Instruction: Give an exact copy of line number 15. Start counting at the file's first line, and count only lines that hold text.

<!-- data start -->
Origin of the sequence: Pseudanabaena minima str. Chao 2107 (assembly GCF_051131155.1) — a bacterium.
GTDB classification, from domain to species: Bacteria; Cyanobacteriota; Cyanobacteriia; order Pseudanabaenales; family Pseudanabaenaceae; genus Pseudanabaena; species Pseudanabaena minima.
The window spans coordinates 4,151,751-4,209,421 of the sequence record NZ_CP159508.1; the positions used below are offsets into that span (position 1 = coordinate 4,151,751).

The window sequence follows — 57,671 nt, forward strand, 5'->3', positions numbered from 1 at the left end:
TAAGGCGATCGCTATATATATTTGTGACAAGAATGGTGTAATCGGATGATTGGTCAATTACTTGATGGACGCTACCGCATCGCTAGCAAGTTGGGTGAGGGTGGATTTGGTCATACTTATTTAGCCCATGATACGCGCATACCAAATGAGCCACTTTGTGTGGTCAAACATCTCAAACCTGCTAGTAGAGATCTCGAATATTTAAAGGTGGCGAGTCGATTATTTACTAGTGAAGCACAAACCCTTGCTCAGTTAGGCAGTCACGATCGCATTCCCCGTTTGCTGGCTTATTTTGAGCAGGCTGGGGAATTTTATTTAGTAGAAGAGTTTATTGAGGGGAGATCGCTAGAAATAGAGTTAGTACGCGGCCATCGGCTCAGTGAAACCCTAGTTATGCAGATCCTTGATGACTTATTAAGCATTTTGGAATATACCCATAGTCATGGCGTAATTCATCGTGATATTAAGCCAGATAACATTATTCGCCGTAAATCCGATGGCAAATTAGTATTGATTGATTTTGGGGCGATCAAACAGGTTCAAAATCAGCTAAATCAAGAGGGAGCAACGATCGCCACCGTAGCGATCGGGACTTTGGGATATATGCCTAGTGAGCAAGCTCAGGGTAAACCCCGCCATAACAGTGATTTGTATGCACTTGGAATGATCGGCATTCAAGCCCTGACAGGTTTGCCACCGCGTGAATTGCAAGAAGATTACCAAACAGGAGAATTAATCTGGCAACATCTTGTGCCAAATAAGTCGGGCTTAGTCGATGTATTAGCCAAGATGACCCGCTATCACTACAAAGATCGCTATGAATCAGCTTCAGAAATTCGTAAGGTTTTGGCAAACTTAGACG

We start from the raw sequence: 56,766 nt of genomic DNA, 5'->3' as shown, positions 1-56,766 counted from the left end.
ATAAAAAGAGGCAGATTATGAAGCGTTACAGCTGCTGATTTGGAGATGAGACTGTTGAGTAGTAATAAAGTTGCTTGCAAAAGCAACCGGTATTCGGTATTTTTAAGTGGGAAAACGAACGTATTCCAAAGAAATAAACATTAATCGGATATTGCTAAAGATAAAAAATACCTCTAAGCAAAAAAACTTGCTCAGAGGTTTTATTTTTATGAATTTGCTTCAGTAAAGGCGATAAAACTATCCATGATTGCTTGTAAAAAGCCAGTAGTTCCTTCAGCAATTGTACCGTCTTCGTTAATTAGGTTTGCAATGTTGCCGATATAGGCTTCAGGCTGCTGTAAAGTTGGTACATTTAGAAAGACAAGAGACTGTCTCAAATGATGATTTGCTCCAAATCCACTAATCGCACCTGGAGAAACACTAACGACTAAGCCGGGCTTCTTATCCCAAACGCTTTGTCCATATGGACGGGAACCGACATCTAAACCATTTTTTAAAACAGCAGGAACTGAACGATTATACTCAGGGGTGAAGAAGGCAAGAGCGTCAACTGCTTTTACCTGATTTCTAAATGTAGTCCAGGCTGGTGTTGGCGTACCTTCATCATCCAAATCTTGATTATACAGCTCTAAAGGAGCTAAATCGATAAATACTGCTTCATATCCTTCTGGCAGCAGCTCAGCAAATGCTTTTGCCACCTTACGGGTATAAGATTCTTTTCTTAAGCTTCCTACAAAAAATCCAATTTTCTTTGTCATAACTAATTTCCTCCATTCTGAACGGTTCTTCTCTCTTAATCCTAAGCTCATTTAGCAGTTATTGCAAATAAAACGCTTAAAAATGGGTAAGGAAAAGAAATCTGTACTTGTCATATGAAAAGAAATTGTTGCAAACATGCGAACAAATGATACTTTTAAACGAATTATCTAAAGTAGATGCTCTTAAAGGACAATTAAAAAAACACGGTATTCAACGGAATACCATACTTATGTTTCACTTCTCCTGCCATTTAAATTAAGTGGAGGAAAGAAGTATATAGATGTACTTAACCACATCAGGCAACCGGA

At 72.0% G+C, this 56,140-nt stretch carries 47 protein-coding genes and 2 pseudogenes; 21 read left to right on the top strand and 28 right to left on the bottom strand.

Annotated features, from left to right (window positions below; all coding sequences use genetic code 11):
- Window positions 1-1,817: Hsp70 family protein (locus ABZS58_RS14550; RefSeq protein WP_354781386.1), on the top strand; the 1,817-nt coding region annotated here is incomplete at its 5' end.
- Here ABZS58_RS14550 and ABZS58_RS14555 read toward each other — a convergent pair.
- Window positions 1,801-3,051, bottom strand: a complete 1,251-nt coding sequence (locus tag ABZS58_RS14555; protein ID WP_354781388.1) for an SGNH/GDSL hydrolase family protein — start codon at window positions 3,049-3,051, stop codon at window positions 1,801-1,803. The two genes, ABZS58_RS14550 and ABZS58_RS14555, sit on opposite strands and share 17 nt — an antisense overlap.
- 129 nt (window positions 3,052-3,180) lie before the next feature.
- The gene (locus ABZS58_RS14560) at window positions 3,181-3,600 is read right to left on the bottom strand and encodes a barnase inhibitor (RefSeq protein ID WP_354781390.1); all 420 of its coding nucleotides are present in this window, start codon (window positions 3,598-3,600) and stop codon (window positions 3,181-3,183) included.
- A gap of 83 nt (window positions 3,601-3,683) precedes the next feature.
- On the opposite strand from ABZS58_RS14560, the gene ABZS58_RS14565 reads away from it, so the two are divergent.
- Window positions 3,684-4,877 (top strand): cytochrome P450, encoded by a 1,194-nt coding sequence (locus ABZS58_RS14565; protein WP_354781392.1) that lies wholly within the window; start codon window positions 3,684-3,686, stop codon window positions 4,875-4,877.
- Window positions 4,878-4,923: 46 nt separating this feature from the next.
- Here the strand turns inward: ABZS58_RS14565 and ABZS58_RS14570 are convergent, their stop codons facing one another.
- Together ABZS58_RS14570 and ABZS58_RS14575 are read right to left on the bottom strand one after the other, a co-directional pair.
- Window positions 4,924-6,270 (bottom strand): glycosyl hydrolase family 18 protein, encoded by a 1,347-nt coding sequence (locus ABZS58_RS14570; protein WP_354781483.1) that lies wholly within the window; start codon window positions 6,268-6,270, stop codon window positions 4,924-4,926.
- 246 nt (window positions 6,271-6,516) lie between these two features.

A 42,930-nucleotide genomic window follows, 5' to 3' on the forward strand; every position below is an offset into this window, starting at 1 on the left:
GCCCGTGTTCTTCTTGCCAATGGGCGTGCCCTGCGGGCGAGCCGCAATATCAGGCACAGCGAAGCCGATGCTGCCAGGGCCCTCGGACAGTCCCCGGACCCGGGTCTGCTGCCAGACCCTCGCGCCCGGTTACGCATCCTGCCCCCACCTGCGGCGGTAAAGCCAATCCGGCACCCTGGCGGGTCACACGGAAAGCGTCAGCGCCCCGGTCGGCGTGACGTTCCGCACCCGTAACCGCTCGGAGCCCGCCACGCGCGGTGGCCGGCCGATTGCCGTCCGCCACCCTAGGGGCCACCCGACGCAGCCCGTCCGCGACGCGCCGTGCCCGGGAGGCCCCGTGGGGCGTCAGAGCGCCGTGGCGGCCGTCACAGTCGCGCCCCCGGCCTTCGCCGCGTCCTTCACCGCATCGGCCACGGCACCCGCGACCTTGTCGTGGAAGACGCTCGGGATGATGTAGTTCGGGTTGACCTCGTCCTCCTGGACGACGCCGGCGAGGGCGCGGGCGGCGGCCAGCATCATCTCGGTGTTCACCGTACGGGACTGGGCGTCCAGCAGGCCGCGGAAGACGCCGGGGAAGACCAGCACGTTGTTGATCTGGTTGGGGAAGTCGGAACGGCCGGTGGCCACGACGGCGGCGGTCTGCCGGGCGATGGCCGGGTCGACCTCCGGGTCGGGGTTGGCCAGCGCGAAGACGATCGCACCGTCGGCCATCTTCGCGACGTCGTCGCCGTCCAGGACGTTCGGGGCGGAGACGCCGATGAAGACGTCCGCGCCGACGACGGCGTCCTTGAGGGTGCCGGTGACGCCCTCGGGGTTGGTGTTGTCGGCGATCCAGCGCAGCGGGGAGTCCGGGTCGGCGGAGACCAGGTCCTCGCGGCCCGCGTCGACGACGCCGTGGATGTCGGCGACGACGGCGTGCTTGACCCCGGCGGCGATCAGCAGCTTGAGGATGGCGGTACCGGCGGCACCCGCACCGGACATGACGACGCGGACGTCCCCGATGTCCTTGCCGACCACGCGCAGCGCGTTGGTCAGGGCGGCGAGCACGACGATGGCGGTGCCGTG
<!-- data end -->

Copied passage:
- A gap of 83 nt (window positions 3,601-3,683) precedes the next feature.